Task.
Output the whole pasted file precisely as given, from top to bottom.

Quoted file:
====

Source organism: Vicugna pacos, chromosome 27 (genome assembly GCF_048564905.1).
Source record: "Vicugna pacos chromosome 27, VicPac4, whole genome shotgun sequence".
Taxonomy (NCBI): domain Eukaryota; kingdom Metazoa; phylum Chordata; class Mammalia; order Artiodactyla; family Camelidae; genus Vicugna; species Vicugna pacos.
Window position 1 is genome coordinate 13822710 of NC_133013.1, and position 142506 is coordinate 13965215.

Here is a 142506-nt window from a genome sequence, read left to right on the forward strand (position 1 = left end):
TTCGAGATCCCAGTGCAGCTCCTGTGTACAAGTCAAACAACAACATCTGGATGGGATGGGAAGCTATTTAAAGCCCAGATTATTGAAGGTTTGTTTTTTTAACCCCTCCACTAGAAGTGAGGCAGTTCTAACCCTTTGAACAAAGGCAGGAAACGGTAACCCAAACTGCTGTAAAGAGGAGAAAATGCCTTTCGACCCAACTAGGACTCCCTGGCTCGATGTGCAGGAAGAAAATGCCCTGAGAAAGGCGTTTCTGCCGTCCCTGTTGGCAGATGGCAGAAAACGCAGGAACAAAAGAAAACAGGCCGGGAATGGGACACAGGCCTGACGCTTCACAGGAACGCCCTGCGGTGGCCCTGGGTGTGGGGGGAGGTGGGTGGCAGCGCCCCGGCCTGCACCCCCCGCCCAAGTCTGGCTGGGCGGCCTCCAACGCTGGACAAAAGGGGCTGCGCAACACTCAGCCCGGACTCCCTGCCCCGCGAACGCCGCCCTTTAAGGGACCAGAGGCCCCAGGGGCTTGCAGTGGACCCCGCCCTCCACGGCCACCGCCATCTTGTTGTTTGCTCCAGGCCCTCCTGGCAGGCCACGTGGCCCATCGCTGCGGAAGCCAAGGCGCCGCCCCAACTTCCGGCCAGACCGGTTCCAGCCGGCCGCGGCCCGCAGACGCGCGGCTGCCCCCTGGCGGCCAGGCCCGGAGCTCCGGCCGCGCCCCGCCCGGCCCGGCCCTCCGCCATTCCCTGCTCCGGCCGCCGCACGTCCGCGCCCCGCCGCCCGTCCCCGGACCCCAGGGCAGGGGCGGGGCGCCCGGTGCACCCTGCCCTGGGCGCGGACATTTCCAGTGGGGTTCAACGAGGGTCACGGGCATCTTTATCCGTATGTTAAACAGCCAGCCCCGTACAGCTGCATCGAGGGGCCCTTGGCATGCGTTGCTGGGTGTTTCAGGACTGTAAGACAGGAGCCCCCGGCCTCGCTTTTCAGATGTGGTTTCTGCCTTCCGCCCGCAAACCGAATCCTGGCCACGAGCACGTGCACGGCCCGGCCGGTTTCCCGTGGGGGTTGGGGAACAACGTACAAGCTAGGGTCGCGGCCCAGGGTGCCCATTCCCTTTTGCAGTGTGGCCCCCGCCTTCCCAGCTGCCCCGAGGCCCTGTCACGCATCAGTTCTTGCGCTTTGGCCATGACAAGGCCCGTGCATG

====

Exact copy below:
Source organism: Vicugna pacos, chromosome 27 (genome assembly GCF_048564905.1).
Source record: "Vicugna pacos chromosome 27, VicPac4, whole genome shotgun sequence".
Taxonomy (NCBI): domain Eukaryota; kingdom Metazoa; phylum Chordata; class Mammalia; order Artiodactyla; family Camelidae; genus Vicugna; species Vicugna pacos.
Window position 1 is genome coordinate 13822710 of NC_133013.1, and position 142506 is coordinate 13965215.

Here is a 142506-nt window from a genome sequence, read left to right on the forward strand (position 1 = left end):
TTCGAGATCCCAGTGCAGCTCCTGTGTACAAGTCAAACAACAACATCTGGATGGGATGGGAAGCTATTTAAAGCCCAGATTATTGAAGGTTTGTTTTTTTAACCCCTCCACTAGAAGTGAGGCAGTTCTAACCCTTTGAACAAAGGCAGGAAACGGTAACCCAAACTGCTGTAAAGAGGAGAAAATGCCTTTCGACCCAACTAGGACTCCCTGGCTCGATGTGCAGGAAGAAAATGCCCTGAGAAAGGCGTTTCTGCCGTCCCTGTTGGCAGATGGCAGAAAACGCAGGAACAAAAGAAAACAGGCCGGGAATGGGACACAGGCCTGACGCTTCACAGGAACGCCCTGCGGTGGCCCTGGGTGTGGGGGGAGGTGGGTGGCAGCGCCCCGGCCTGCACCCCCCGCCCAAGTCTGGCTGGGCGGCCTCCAACGCTGGACAAAAGGGGCTGCGCAACACTCAGCCCGGACTCCCTGCCCCGCGAACGCCGCCCTTTAAGGGACCAGAGGCCCCAGGGGCTTGCAGTGGACCCCGCCCTCCACGGCCACCGCCATCTTGTTGTTTGCTCCAGGCCCTCCTGGCAGGCCACGTGGCCCATCGCTGCGGAAGCCAAGGCGCCGCCCCAACTTCCGGCCAGACCGGTTCCAGCCGGCCGCGGCCCGCAGACGCGCGGCTGCCCCCTGGCGGCCAGGCCCGGAGCTCCGGCCGCGCCCCGCCCGGCCCGGCCCTCCGCCATTCCCTGCTCCGGCCGCCGCACGTCCGCGCCCCGCCGCCCGTCCCCGGACCCCAGGGCAGGGGCGGGGCGCCCGGTGCACCCTGCCCTGGGCGCGGACATTTCCAGTGGGGTTCAACGAGGGTCACGGGCATCTTTATCCGTATGTTAAACAGCCAGCCCCGTACAGCTGCATCGAGGGGCCCTTGGCATGCGTTGCTGGGTGTTTCAGGACTGTAAGACAGGAGCCCCCGGCCTCGCTTTTCAGATGTGGTTTCTGCCTTCCGCCCGCAAACCGAATCCTGGCCACGAGCACGTGCACGGCCCGGCCGGTTTCCCGTGGGGGTTGGGGAACAACGTACAAGCTAGGGTCGCGGCCCAGGGTGCCCATTCCCTTTTGCAGTGTGGCCCCCGCCTTCCCAGCTGCCCCGAGGCCCTGTCACGCATCAGTTCTTGCGCTTTGGCCATGACAAGGCCCGTGCATG